Little boy, big inspiration
LINDA KOEHLER/TIMES NEWS Nathan Holmberg wanted to be a pirate this year for Halloween. His "Poppy," Sam Alpaugh made him a peg leg that replaced his prothesis for the look of authenticity.
It's the day of the big Halloween party at 4 1/2-year-old Nathan Holmberg's church. He knew months in advance that he wanted to be a pirate. In fact, he wanted to be a pirate last Halloween, but his mother talked him out of it, so he went as Curious George instead.
Nathan asked his mom if he could be a pirate this year.
"I asked him, what kind of pirate? One with long pants or one with a peg leg? His eyes got really big and he said he wanted to be one with a peg leg," says Becky Holmberg of Lehighton.
Now as his mother slips on his black jagged pants, white shirt with a red vest and ties a black and red striped belt around his boyish waist, Nathan gleefully practices his "Arghs" and "Ahoy, Mateys."
Becky places a black eye patch over his right eye, covers his light brown hair with a black and red scarf. In his best swash buckling manner, he brandishes his plastic cutlass and gives another fierce "Argh."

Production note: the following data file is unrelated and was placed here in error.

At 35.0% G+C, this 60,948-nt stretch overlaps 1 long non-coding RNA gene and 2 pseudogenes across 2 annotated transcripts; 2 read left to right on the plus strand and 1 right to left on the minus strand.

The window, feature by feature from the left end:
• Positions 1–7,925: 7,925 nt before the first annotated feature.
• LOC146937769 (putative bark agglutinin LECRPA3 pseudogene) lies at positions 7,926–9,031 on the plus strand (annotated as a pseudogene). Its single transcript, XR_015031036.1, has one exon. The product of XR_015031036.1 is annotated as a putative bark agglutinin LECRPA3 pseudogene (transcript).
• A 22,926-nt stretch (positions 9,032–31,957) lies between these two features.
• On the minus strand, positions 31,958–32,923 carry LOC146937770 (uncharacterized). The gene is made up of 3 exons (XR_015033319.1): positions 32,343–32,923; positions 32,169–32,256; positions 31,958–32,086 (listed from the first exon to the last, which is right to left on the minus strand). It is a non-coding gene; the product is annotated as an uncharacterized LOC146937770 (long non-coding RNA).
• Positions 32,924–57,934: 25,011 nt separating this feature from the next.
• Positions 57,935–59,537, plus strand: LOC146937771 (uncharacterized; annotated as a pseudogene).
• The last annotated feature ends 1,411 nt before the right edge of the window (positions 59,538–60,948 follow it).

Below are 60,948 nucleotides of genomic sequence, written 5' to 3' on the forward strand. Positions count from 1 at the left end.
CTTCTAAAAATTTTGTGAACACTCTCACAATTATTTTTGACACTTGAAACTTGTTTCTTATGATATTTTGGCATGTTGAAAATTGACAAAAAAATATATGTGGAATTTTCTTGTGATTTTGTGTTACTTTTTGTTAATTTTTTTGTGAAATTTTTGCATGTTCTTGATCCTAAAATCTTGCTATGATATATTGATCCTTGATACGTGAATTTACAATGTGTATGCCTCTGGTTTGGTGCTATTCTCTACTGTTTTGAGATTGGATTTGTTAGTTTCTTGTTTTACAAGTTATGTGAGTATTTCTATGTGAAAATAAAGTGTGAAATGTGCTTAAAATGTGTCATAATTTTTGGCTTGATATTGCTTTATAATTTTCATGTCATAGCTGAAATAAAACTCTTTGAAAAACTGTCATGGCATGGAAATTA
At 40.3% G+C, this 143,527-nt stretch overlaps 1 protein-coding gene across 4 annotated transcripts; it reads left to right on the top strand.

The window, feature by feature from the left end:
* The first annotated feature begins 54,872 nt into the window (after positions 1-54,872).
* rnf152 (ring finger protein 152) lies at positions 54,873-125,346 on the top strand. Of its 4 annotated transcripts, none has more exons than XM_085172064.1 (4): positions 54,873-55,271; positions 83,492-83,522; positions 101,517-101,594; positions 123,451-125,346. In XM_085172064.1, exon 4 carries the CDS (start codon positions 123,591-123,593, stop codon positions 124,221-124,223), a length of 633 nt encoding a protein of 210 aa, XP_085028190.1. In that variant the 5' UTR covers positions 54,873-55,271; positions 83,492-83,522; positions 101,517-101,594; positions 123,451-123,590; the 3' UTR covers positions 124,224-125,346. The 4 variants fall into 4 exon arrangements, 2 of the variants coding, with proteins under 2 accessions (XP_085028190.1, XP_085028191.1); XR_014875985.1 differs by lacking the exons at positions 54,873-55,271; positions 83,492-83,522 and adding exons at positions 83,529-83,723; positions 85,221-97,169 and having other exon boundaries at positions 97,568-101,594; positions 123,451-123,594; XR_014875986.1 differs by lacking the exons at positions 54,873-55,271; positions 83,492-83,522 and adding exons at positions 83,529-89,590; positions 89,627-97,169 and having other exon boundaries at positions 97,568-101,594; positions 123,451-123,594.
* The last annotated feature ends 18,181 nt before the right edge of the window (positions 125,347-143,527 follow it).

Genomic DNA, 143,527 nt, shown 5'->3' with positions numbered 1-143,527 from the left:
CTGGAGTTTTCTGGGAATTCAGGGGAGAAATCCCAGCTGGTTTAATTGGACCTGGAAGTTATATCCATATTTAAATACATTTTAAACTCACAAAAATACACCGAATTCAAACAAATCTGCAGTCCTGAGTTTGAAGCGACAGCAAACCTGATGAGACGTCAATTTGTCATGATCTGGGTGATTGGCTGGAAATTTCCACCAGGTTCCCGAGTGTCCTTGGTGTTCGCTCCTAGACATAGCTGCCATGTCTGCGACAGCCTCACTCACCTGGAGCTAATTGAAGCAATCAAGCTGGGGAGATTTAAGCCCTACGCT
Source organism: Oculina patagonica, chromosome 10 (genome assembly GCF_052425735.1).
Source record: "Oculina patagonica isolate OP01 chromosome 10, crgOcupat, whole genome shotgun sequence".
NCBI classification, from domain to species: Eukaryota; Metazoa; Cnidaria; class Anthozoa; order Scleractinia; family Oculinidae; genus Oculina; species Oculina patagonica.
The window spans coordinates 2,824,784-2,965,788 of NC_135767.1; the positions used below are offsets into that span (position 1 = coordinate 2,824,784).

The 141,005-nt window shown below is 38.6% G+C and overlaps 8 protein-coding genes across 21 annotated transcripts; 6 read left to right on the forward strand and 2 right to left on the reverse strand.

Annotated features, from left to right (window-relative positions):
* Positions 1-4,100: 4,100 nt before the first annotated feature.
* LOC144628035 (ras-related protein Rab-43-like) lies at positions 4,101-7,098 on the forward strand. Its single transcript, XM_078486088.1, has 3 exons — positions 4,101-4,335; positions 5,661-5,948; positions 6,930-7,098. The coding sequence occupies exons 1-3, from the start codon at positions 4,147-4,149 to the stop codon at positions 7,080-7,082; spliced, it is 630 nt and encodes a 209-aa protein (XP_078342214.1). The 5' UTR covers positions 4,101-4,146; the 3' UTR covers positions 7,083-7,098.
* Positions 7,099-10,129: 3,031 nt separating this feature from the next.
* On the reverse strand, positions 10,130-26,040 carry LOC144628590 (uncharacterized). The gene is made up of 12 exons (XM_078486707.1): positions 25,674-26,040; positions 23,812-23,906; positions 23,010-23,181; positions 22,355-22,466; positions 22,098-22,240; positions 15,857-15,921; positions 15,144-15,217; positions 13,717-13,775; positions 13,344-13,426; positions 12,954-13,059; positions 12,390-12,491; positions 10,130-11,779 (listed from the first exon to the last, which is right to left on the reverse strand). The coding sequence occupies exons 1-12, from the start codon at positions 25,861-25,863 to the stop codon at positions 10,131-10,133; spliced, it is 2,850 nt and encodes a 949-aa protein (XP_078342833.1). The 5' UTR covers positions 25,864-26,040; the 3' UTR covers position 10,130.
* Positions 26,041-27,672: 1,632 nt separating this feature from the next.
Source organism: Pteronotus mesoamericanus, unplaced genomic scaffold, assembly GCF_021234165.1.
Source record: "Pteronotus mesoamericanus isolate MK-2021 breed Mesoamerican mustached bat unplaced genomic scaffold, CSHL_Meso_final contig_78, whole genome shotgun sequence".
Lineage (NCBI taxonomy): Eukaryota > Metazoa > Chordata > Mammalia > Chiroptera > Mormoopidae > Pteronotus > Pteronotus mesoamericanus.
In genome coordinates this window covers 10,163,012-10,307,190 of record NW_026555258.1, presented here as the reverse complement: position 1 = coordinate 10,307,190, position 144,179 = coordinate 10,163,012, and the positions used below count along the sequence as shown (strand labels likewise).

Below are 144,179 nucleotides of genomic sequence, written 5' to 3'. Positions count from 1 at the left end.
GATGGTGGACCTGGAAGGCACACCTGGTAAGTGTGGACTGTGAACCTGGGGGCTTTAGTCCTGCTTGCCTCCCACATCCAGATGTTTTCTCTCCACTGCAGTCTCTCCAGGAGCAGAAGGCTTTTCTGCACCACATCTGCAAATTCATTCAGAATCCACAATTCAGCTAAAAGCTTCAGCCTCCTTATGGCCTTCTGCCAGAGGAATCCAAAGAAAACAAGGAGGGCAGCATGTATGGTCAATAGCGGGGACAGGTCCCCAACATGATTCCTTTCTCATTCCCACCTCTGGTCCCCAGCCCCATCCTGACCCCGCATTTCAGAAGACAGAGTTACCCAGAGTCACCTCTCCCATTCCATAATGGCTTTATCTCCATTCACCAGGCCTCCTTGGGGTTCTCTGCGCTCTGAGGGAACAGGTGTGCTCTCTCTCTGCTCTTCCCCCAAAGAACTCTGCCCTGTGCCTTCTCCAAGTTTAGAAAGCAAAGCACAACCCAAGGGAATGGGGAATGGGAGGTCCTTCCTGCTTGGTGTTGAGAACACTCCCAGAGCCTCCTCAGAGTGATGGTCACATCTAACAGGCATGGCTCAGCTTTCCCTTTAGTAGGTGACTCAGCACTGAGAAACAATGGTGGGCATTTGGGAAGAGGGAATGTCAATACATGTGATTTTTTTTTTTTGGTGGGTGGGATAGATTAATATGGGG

But his costume isn't quite complete.
Becky gently lays Nathan down on the floor and removes his right leg prosthesis and replaces it with a specially made peg leg.
She gives him a hand up and waits for him to get his balance. Then the transformed little boy grins mischievously, strikes a "shiver me timbers" pose and gives his best "Argh" yet.
The little buccaneer is ready to hunt for buried treasures and plunder the good ship Bethany Wesleyan's cargo for candy with all the confidence of any 4-year-old.
Nathan's family has worked very hard to help him achieve that confidence, but Becky gives all the credit to her son.
"He doesn't recognize any limitations because he's never known anything different," she says.
When Becky was pregnant with Nathan, in her fifth month she learned that the baby had bilateral club feet.
"I was crushed. And at the same time, I felt silly being so crushed. Here I was a pediatric nursing supervisor for Bayada Nurses. We do home care for kids with physical disabilities. I deal with children with far more serious problems. That was why I felt silly about my initial reaction," she says.